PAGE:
Duo: Feb. 12 enrollment deadline for faculty/staff Group 2

To facilitate implementation of Duo, faculty/staff have been assigned to Duo enrollment groups. Members of Group 2 will receive their enrollment email on Tuesday, Jan. 29, with an enrollment deadline Tuesday, Feb. 12.

K-State password + Duo (second-layer security) = Access

Continue reading “Duo: Feb. 12 enrollment deadline for faculty/staff Group 2”

Duo, new IT security layer, has Jan. 29 enrollment deadline for faculty/staff Group 1

As President Myers announced last week, K-State is using a second layer of security called Duo for the university’s online applications and systems, in addition to eID/password sign-in.

K-State password + Duo (second-layer security) = Access

To facilitate implementation, faculty/staff have been assigned to Duo enrollment groups. Members of Group 1 will receive their enrollment email on Tuesday, Jan. 15, with an enrollment deadline Tuesday, Jan. 29.

For security reasons, group lists and enrollment timelines will not be made public. Continue reading “Duo, new IT security layer, has Jan. 29 enrollment deadline for faculty/staff Group 1”

Connecting to Windows Software Update Service (WSUS)

Make it easy to keep your computer safe with K-State’s Windows Software Update Service (WSUS), for K-State owned computers. WSUS deploys the latest Microsoft product updates to computers running Microsoft Windows. Computers connected to the WSUS server automatically receive critical/security patches. Windows 10 version updates (e.g. Creators Update 1703) will be released on a managed schedule and email communication will go out prior to each release.

K-Staters located on the Manhattan, Olathe, or Salina campus are encouraged to use WSUS on their university owned machines running Windows 10 Pro or Enterprise. See the K-State’s Windows Software Update Service (WSUS) knowledge base article for instructions on how to set up the service.

University PPM 3430 Security for Information, Computing and Network Resources requires the latest security patches available to be installed.

Contact your departmental IT support or the IT Help Desk (helpdesk@ksu.edu, phone: 532-7722) to determine what your department is doing to keep your computers up-to-date.

Dec. 13: Cybersecurity Awareness training final reminder

On Dec. 13, the final reminder will be sent to those who haven’t completed the Cybersecurity Awareness training. This annual training, required by state statute, introduces basic computer security concepts and good security practices and takes approximately 30 minutes to complete.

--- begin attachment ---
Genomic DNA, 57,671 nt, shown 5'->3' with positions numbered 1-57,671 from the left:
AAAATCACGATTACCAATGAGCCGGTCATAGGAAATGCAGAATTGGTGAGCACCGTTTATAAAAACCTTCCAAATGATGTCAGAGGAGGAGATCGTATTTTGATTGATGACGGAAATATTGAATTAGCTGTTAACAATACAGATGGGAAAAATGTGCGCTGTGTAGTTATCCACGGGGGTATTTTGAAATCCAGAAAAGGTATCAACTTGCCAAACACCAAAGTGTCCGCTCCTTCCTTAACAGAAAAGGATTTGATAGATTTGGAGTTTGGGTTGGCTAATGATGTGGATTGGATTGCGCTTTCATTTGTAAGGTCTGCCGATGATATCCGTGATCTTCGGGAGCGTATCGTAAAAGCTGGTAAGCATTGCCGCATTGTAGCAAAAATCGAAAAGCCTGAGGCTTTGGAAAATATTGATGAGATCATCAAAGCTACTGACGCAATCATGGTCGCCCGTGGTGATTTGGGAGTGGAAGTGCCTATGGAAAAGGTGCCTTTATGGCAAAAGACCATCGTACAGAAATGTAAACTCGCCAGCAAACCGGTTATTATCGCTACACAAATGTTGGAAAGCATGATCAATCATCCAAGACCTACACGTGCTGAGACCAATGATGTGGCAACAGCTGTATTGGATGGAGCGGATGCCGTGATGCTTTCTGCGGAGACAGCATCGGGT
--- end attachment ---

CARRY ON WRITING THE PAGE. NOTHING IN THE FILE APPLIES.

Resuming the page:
Each person receives a unique link for the training and the link shouldn’t be shared with others. Also, it is best to set enough time aside to complete the training in one setting. Some have run into problems when trying to return to complete a partially completed survey.

If you haven’t completed the training and you didn’t receive a reminder, check in the Junk folder and the Other folder (at the top of the inbox if using Outlook on the Web). If you still don’t see a reminder, contact the IT Help Desk (helpdesk@ksu.edu) and we will troubleshoot.

Once the training has been completed, it will be added to your training summary in HRIS.

Update your Zoom desktop client to avoid vulnerability

K-Staters need to ensure they are running the latest update of the Zoom desktop client to avoid a vulnerability that allows a remote attacker to take control of  meetings. This affects Zoom clients for MacOS, Linux, and Windows. Zoom has released an update for MacOS and Windows.

To update Zoom, open your Zoom desktop client and click Update Now when prompted.

Zoom update

See Tenable TechBlog’s article, Remotely Highjacking Zoom Clients, for more information regarding the vulnerability. If you have any questions, contact the IT Help Desk (helpdesk@ksu.edu or 785-532-7722).

Nov. 8: Cybersecurity Awareness training reminder

An email invitation for Cybersecurity Awareness training was sent to faculty and staff on Oct. 4. On Nov. 8, a reminder will be sent to those who haven’t completed the training.  This annual training, required by state statute, introduces basic computer security concepts and good security practices and takes approximately 30 minutes to complete.

 

Each person receives a unique link for the training and the link shouldn’t be shared with others. Also, it is best to set enough time aside to complete the training in one setting. Some have ran into problems when trying to return to complete a partially completed survey.

If you haven’t completed the training and you didn’t receive a reminder, check in the Junk folder and the Other folder (at the top of the inbox if using Outlook on the Web). If you still don’t see a reminder, contact the IT Help Desk (helpdesk@ksu.edu) and we will troubleshoot.

Once the training has been completed, it will be added to your training summary in HRIS.